Assuming Iraqi leaders are willing to cooperate with Washington in order to avert Iranian designs for Iraq, the United States should seek to rein in Iran’s most dangerous behavior there with the understanding that there are limitations on what it can demand vis-à-vis the Iraqi government. Ensuring the safety of U.S. forces and diplomatic personnel stationed in Iraq should be the first priority. A second goal, with significant overlap to the first, would be cracking down on activities related to Iran’s precision-guided munitions program taking place on Iraqi territory. Third, the United States might seek to promote greater Iraqi integration into the global economy in order to reduce its dependence on Iran. Fourth, Baghdad and Washington ought to discuss how to prevent Iraq from becoming a battlefield on which the U.S.-Iran tensions play out.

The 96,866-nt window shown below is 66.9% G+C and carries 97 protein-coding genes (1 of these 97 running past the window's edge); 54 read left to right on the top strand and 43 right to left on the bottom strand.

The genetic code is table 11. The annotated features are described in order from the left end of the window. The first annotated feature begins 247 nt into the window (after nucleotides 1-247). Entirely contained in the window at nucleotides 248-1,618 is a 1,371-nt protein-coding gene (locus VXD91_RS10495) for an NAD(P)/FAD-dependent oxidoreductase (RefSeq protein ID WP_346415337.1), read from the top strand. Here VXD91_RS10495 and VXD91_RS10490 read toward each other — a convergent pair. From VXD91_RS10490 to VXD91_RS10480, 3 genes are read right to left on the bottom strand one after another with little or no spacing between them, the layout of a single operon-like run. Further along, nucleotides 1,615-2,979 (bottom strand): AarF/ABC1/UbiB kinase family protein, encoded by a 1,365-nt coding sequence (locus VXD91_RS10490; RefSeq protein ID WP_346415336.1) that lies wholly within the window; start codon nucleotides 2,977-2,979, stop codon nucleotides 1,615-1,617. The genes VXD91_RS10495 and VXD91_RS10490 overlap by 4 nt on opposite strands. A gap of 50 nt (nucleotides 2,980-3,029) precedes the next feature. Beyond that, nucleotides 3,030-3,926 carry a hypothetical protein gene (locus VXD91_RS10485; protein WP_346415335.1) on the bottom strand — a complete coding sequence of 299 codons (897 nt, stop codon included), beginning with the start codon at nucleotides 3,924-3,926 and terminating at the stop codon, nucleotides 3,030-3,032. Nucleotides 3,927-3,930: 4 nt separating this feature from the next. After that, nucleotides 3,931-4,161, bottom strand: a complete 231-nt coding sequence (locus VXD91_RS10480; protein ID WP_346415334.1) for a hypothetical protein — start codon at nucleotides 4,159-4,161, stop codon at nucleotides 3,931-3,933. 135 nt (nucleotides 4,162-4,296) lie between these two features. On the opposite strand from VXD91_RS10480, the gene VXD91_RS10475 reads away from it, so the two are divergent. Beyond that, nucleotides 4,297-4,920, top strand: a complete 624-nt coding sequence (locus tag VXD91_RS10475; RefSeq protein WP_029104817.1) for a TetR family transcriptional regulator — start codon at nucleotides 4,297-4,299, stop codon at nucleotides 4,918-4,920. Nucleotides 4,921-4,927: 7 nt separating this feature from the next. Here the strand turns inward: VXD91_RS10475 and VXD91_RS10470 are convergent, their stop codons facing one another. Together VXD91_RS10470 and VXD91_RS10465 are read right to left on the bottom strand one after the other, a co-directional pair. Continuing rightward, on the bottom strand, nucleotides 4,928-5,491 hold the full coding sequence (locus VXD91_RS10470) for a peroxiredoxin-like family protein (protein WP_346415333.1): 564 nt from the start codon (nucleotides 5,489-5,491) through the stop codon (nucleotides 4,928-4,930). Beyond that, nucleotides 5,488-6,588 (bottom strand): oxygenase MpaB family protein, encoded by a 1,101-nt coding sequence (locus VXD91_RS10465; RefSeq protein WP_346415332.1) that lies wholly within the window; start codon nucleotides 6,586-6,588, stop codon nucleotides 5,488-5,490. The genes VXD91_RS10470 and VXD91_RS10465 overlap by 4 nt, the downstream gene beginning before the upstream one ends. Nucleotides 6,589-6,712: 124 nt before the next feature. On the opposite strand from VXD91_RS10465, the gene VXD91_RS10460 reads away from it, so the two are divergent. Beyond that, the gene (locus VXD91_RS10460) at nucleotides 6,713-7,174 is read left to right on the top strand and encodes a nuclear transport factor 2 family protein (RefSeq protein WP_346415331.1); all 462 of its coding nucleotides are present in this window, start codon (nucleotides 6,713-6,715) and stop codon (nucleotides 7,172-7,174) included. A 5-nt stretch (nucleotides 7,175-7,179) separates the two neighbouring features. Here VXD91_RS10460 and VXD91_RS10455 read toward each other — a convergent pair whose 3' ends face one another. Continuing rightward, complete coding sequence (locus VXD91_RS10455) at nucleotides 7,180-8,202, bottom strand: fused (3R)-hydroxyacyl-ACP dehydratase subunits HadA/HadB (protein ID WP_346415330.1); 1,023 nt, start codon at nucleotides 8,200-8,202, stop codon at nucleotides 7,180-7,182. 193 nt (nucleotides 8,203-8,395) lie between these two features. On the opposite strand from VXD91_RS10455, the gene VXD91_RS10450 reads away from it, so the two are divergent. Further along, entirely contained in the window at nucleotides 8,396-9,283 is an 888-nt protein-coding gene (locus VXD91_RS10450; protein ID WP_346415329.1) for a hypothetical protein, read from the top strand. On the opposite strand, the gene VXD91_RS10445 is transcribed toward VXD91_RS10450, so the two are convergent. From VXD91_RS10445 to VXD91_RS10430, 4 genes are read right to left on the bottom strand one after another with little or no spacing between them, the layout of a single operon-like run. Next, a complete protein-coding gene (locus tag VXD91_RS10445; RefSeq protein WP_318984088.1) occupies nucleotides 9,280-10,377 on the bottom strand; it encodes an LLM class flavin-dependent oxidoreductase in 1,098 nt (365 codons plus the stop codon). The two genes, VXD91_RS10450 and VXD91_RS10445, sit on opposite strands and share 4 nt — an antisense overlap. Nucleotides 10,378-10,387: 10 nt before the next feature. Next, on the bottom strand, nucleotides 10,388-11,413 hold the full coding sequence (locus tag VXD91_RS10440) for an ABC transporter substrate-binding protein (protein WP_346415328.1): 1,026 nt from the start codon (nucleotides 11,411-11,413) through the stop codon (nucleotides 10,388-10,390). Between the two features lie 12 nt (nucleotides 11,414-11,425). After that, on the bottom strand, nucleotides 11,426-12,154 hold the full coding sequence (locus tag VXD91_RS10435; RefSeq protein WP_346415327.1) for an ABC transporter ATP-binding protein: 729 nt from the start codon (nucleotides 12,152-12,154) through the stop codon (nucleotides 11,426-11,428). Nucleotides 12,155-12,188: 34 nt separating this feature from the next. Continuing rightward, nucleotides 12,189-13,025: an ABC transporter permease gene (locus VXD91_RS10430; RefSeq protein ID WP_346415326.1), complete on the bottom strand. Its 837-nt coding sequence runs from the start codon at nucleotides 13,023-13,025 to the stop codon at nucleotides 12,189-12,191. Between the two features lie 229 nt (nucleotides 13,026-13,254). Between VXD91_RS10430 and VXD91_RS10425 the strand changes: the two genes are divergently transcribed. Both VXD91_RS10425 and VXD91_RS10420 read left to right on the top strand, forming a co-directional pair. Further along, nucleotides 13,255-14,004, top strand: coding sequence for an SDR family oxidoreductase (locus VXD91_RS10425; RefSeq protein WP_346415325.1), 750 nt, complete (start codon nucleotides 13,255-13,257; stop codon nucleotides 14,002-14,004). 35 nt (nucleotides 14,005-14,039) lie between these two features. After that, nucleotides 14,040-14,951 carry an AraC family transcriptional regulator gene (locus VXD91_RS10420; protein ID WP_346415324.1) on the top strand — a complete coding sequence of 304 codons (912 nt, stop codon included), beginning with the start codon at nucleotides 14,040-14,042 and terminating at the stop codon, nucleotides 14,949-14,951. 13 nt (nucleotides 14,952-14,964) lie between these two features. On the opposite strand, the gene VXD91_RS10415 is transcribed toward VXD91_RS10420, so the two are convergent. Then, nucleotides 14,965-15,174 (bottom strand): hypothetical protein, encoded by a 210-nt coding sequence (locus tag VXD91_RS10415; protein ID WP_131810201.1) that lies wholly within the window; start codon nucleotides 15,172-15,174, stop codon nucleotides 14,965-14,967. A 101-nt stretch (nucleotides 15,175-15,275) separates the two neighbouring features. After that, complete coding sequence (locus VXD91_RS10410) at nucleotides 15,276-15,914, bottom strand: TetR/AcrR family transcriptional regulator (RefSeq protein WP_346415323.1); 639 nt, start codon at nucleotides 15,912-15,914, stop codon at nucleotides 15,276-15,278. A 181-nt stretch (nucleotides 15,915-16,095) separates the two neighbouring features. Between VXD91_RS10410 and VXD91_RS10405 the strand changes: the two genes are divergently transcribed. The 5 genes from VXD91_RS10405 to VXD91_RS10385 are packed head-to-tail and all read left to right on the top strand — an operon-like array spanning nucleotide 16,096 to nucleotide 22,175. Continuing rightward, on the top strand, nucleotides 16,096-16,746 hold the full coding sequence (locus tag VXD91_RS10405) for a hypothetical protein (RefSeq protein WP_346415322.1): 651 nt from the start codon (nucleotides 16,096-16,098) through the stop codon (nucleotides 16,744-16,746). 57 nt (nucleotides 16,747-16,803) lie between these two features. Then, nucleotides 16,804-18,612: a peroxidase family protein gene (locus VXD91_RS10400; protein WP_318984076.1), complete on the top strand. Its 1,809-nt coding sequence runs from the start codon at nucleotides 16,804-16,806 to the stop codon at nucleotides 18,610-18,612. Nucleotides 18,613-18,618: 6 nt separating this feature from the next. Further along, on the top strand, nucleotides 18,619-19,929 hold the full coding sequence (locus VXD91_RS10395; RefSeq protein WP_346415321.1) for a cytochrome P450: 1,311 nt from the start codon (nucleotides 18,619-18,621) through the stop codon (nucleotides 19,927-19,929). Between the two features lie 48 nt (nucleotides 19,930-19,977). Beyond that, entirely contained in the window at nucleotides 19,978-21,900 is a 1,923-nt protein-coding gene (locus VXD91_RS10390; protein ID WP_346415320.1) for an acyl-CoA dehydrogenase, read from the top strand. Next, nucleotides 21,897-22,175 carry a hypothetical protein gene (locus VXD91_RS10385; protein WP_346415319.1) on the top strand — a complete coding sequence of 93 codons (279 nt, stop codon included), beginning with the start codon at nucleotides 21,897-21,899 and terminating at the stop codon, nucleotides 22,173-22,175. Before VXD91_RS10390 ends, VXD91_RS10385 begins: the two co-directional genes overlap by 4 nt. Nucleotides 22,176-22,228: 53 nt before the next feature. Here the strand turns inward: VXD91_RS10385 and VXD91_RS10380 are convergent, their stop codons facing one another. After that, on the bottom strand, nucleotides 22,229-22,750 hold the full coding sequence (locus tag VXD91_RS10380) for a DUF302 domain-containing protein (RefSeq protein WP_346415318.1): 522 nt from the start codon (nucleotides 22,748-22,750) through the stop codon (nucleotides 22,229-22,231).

In January 2020, we assessed in these pages that the assassination of Iran’s Qassim Suleimani was not a “gamechanger” which would dramatically alter the strategic environment in the Middle East—and that thesis still holds. However, the Quds Force commander’s demise may provide latitude for somewhat closer U.S.-Iraqi cooperation because it appears unlikely that Soleimani’s replacement will develop a comparable level of familiarity with and control over the Iraqi political and security arena. That window of opportunity has since been compounded by the appointment of Mustafa al-Kadhimi, who is viewed as close to the United States, to the post of the prime minister of Iraq.
American frustration with the situation in Iraq is understandable—but it will endure until the United States either sets more clearly defined and limited goals there or withdraws. While the latter option may be more politically expedient, the “all or nothing approach” will have significant costs for U.S. interests, regional allies, and the people of Iraq. After all, it is not only initiating wars that can have unintended consequences, that also applies to how one chooses to manage or end them.
Eldad Shavit is a senior researcher at the Institute for National Security Studies (INSS) in Israel and previously served in senior roles in Israeli Defense Intelligence and the Prime Minister’s Office.
Ari Heistein is a research fellow and chief of staff to the director at INSS.